RAMMYs: Sept. 19 marks the annual D.C.-area restaurant industry awards, the RAMMYs. Many of the categories this year are unique to the challenges restaurants faced in 2020. Held at the Walter E. Washington Convention Center, the awards “created timely categories that speak to all the ways the region’s uniquely met those challenges,” according to the RAMMYs. Such categories include “most innovative to-go packaging”, “outstanding COVID-safe redesign,” and “most impressive pivot to provision or market.” 

Jane Jane (1705 14th St. NW): 

Highly anticipated retro-chic cocktail bar Jane Jane quietly opened after more than two years in the making. Co-owned by gay men Drew Porterfield, his partner Ralph Brabham, and friend JP Sabatier, Jane Jane’s mid-century-style throwback offers classic cocktails and upgraded bar snacks. It’s located in the new Liz development on 14th Street.

Thirsty Crow (3400 11th St. NW):

Part sports bar, part cocktail bar, Thirsty Crow opened just last week in Columbia Heights. It sits in the subterranean level of Michelin Bib Gourmand-winning Makan, serving cocktails and bites inspired by Malaysian flavors, like its sister restaurant on the ground level. Chef James Wozniuk of Makan is overseeing the menu of snacks like shrimp chips and larger plates like spicy fried chicken with sambal.

No Goodbyes (1770 Euclid St. NW):

The Line Hotel previously played host to a suite of restaurants: A Rake’s Progress, Brothers and Sisters, and Spoke English. When these restaurants left this Adams Morgan hotel, the spaces sat mostly vacant until No Goodbyes slid into the ground floor. An all-day dining place that “taps the farmers, fishers, and small-time ranchers in DC’s own backyard,” according to its website, the menu sits squarely on a Chesapeake Bay foundation. Mid-Atlantic dishes, from fish to fowl, play large on the menu.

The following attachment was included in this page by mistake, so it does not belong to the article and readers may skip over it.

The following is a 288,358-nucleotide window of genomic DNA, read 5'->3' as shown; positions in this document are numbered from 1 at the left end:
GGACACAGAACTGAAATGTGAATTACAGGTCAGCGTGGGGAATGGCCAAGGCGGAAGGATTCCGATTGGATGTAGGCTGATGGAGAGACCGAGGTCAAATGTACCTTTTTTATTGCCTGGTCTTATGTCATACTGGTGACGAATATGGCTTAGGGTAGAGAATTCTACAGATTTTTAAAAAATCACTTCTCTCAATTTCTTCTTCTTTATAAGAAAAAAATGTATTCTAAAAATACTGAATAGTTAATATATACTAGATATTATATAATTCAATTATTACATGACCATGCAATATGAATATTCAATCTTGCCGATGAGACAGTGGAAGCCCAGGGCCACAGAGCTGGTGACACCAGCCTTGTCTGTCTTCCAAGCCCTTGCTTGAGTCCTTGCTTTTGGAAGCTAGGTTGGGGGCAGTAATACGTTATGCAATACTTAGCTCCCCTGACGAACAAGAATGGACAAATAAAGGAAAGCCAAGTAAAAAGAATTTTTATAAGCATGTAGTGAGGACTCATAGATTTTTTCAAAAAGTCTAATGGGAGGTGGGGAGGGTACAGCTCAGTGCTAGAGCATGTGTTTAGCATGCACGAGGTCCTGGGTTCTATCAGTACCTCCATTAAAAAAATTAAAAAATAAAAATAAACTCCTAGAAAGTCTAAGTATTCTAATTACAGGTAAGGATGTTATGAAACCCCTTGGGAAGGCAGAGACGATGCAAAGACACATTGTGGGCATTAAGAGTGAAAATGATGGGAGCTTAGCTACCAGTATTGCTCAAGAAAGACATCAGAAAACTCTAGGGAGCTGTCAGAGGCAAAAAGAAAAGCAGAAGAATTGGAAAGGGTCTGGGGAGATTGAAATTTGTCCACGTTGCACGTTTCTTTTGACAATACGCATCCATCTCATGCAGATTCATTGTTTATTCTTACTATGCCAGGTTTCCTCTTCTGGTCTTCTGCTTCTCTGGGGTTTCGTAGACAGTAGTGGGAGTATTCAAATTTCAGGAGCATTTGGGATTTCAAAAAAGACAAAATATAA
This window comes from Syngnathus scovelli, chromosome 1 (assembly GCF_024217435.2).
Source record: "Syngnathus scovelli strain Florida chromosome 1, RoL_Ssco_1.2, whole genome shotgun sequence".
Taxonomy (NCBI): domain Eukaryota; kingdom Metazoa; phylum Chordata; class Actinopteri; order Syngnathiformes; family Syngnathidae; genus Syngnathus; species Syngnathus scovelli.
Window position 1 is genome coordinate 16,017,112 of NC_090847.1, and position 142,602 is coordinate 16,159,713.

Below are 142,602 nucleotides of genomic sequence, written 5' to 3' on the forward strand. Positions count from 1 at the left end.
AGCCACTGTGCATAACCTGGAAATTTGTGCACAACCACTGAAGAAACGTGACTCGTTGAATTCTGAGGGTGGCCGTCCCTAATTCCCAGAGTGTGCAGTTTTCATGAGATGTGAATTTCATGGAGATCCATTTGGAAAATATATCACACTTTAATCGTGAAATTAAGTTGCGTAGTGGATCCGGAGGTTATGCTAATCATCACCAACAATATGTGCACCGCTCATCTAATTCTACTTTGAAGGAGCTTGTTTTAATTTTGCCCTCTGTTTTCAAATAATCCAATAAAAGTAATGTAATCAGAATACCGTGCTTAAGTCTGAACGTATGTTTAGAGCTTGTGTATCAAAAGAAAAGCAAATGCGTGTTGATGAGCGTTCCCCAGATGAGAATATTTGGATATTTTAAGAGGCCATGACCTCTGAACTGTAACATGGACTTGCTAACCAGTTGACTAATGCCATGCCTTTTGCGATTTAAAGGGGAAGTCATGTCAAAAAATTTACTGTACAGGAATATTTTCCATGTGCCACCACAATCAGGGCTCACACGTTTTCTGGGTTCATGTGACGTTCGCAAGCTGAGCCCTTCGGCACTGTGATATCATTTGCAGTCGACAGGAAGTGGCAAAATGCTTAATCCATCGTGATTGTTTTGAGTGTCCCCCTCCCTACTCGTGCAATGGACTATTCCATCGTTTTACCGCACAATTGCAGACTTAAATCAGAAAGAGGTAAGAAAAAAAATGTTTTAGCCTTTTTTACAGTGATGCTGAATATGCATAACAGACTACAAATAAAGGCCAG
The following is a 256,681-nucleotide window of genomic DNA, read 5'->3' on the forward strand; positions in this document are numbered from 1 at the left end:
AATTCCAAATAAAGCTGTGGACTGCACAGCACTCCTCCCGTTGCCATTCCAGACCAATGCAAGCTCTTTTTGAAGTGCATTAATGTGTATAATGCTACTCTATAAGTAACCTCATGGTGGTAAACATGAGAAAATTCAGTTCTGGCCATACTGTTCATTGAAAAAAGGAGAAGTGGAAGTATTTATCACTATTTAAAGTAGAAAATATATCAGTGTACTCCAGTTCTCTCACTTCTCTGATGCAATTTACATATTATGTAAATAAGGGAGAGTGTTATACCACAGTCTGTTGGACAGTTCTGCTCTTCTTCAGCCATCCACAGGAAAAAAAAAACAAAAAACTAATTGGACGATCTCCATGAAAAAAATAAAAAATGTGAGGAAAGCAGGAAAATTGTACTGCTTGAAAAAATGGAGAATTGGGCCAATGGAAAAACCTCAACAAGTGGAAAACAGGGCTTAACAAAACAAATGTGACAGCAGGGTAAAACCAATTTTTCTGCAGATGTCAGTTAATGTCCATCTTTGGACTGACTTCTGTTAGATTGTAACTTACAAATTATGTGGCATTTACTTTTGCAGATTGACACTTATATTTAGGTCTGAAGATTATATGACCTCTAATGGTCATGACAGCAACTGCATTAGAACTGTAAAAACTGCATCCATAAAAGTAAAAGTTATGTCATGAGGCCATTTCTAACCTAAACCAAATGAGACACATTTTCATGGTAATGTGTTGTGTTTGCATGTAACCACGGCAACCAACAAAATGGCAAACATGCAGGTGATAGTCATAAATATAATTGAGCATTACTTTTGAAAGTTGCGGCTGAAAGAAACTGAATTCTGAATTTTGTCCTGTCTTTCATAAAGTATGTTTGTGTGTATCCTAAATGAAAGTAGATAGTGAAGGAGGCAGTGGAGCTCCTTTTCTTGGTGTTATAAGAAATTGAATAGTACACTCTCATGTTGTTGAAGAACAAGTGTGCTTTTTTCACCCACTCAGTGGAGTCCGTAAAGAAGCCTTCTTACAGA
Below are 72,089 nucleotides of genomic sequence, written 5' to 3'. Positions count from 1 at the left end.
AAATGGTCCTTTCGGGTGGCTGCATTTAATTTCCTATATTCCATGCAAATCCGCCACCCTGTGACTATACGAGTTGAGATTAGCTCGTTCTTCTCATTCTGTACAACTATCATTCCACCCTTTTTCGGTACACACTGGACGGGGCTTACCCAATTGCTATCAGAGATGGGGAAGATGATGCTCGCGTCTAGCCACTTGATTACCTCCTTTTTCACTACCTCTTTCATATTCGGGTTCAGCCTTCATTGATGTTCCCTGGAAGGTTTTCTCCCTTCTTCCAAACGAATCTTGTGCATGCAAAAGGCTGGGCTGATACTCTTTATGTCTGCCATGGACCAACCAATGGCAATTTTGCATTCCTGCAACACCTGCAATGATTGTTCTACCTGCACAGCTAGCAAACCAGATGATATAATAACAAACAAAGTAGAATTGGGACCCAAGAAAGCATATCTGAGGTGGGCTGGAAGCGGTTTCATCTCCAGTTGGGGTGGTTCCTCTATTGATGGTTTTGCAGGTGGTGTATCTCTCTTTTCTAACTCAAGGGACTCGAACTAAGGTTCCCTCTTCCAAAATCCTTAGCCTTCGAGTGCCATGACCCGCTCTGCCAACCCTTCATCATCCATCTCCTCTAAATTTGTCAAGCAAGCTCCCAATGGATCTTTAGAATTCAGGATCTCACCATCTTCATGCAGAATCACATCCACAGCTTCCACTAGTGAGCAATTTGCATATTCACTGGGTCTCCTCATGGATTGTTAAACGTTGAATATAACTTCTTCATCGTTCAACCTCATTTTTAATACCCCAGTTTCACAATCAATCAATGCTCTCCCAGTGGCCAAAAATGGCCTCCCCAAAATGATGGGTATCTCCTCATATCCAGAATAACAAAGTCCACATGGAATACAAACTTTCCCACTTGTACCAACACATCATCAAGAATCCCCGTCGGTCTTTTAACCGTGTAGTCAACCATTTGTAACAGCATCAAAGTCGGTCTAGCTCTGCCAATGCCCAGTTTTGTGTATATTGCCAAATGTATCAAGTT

Bread Alley (1250 5th St NE):

The intoxicating tower of carbs that greets diners when they walk into buzzy Le Diplomate is getting its very own dedicated space, aptly named Bread Alley. A tiny location in the Union Market area, the shop just launched selling only the three types of bread that arrive complimentary at the start of any Le Dip meal: thick-crusted classic baguette, multigrain boules, and cranberry-walnut boules. It will eventually also sell pastries, jams, butter, honey, and other accouterments. Bakers begin their craft at 3:30 a.m. and offer their wares starting at 9 a.m. until 5 p.m. or sold out, whichever arrives earlier.

Bistro Du Jour (99 District Square SW) 

Bistro Du Jour will be gay-owned KNEAD Hospitality + Design’s third waterfront venue at the Wharf. A café in the Parisian style, it will lean heavily on croissants and cappuccinos during the day, moving to Champagne and larger savory dishes by night. The bistro will sell current partner Mah-Ze-Dahr Bakery’s fresh baked goods and pastries, and will showcase traditional fare like coq au vin, French onion soup, steak frites, and foie gras for lunch and dinner. The bistro will display an extensive bubbly section, as well as a chic espresso bar and an outdoor patio. Brunch is in the works.

SUCCOTASH Prime (915 F St., NW)

After a yearlong hiatus, SUCCOTASH Prime recently reopened at the end of August. SUCCOTASH Prime, also run by gay-owned KNEAD Hospitality + Design, is an updated version of the restaurant, still with Chef Edward Lee at the helm. The refreshed SUCCOTASH opened as a southern steakhouse with an Asian twist, featuring smoked steaks, fried oysters, collard greens, ham, and kimchi side dish. Live music is also planned.

Via Roma (4531 Telfair Blvd #110, Camp Springs, Md.)

Via Roma is a restaurant where you can enjoy the pies, you just can’t call it “pizza.” Just opened a few weeks ago, the restaurant serves pinsas, a pizza-like dish using dough made from a heady mixture of wheat, soy, and rice flours, and then proofed for more than a day. The spot calls itself the first Pinsa-certified restaurant in Maryland, and aims to reflect the laid-back, Mediterranean atmosphere of Naples (the owner also runs an Associazione Verace Pizza Napoletana-certified restaurant in Maryland). Beyond Pinsa, it also serves Maryland crab tater tots, panini, pasta, salad, and Aperol spritzes.